Bidding War

  

Bidding War BarHere is everything you need to know to win one. 

 

Bidding wars for Real Estate have become an almost unavoidable reality in Victoria over the past few years, much to the chagrin of buyers and the delight sellers in what has become known as the strongest Real Estate market in the history of Victoria. 

It all started when Vancouver buyers brought their Asian currency export dollars into Victoria along with market dynamics that have been the norm in Vancouver for well over a decade.  Until 2014 a spread between the asking price of a home and a final sale price of more than $25,000 above was almost unheard of while spreads exceeding $200,000 were already the norm in Vancouver. 

Since 2015 bidding wars have almost become the norm in Victoria with the number of bidding wars with sale prices exceeding the asking price by more than $100,000 rising astronomically.  Even spreads of $200,000, $300,000 or even $400,000 have since been registered in Victoria.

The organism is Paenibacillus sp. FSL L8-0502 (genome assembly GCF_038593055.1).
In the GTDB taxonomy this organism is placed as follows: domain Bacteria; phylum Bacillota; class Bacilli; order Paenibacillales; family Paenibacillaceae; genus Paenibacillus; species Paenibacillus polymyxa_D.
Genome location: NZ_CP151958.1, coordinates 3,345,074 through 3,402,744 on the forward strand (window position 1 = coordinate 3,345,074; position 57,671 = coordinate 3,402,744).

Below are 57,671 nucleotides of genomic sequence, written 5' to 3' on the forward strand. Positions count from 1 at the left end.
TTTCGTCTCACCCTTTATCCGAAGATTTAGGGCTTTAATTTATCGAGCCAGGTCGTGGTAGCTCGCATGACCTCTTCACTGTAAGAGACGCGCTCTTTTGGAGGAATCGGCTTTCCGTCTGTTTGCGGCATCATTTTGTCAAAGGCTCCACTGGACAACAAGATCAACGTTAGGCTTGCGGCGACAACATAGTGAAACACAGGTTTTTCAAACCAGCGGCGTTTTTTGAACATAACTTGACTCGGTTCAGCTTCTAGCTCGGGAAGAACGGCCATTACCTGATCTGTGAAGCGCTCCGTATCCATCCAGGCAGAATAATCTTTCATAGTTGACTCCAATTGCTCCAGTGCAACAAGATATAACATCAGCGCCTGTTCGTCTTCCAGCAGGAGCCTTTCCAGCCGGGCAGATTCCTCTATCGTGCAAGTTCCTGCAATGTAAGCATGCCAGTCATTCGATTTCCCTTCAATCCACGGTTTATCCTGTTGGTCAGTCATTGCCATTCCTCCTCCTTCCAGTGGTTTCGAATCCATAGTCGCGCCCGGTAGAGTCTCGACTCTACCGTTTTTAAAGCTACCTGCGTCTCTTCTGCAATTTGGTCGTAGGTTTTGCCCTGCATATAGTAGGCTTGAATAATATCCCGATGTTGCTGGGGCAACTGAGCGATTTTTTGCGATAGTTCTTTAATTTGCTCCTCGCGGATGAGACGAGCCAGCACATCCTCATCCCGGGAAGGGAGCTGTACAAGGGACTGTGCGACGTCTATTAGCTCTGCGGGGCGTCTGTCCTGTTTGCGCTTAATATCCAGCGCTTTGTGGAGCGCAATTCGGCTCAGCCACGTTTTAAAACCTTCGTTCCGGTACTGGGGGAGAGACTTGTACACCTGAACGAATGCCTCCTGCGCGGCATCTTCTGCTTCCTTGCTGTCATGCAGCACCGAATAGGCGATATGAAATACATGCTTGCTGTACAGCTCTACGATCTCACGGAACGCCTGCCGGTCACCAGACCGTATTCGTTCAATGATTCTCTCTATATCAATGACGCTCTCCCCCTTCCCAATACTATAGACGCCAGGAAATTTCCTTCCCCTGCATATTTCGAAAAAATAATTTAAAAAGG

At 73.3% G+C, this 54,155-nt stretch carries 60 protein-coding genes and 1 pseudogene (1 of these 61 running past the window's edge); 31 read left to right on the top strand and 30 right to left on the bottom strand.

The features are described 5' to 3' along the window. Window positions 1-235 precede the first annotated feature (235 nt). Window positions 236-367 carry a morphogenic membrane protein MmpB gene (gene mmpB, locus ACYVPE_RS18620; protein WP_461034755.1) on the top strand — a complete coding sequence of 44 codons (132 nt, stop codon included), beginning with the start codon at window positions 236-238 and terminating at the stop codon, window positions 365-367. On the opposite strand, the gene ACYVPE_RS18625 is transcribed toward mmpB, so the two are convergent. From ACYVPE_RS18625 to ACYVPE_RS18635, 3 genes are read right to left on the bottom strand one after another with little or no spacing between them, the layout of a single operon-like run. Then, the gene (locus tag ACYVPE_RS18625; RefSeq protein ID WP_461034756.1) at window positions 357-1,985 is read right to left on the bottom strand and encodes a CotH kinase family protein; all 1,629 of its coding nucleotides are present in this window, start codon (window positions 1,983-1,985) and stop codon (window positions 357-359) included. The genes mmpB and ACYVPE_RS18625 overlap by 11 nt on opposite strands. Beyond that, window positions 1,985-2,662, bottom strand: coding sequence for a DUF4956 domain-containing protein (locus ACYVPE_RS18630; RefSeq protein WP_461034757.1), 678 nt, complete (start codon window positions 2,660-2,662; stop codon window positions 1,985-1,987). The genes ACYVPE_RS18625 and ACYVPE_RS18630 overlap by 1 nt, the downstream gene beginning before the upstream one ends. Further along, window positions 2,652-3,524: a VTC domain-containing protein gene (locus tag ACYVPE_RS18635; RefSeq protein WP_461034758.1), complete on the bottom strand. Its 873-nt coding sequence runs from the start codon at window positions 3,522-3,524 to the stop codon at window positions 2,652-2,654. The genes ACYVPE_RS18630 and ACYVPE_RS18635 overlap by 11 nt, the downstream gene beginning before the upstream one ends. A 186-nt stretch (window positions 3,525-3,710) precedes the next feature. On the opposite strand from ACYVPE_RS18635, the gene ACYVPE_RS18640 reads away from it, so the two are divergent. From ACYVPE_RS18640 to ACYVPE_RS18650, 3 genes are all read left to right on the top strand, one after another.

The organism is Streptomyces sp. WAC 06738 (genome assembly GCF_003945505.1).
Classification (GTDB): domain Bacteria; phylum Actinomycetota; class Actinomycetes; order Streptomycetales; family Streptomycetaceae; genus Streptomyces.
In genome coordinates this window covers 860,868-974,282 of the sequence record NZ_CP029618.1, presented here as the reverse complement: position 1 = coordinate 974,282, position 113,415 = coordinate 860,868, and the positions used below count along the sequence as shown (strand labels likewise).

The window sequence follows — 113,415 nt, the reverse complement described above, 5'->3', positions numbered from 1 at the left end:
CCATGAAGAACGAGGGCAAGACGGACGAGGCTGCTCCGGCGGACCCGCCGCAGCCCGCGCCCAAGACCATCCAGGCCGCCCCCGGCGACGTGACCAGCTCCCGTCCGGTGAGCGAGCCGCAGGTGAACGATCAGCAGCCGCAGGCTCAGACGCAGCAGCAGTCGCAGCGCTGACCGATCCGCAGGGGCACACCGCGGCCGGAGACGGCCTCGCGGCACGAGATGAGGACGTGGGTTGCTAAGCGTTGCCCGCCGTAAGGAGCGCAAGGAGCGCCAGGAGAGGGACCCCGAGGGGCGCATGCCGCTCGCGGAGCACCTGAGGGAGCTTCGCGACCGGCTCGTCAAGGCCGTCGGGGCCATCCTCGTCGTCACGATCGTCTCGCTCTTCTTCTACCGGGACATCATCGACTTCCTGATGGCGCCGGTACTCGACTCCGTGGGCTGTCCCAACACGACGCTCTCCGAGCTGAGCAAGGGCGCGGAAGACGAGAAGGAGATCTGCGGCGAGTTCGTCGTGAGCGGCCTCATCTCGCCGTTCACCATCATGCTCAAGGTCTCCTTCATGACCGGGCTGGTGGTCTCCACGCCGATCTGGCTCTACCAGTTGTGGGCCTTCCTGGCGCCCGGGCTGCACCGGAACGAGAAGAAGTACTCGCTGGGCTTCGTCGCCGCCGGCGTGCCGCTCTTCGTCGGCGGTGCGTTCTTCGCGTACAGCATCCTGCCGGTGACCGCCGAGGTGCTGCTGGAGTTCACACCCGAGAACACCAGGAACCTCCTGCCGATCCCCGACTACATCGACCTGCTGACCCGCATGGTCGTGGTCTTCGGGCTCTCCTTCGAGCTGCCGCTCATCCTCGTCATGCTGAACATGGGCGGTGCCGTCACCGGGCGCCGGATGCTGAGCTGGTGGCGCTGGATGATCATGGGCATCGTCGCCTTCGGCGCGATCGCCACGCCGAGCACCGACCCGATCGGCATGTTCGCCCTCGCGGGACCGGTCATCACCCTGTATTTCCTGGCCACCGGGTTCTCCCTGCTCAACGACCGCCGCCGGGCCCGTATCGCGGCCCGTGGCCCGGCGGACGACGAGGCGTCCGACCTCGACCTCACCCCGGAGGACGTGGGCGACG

Your first line of offense when entering this stressful arena is your buyer’s agent.  You want to select someone not too timid who is well versed in the complex dynamics of bidding war politics, and with plenty of industry experience and a track record of winning multiple offer competitions.  Ask for a bidding war transaction resume and a description of the tactics employed to win them.

Your buyer’s agent will research and analyze recent sales of comparable properties to determine what your property of interest is likely to sell for.  He will take current and most recent market activity into account.  In a rising market your home may sell for 5% more than an identical property sold for a month ago.  An experience and competent buyer’s agent will have a cutting-edge awareness of current market condition and provide you with accurate valuation advise.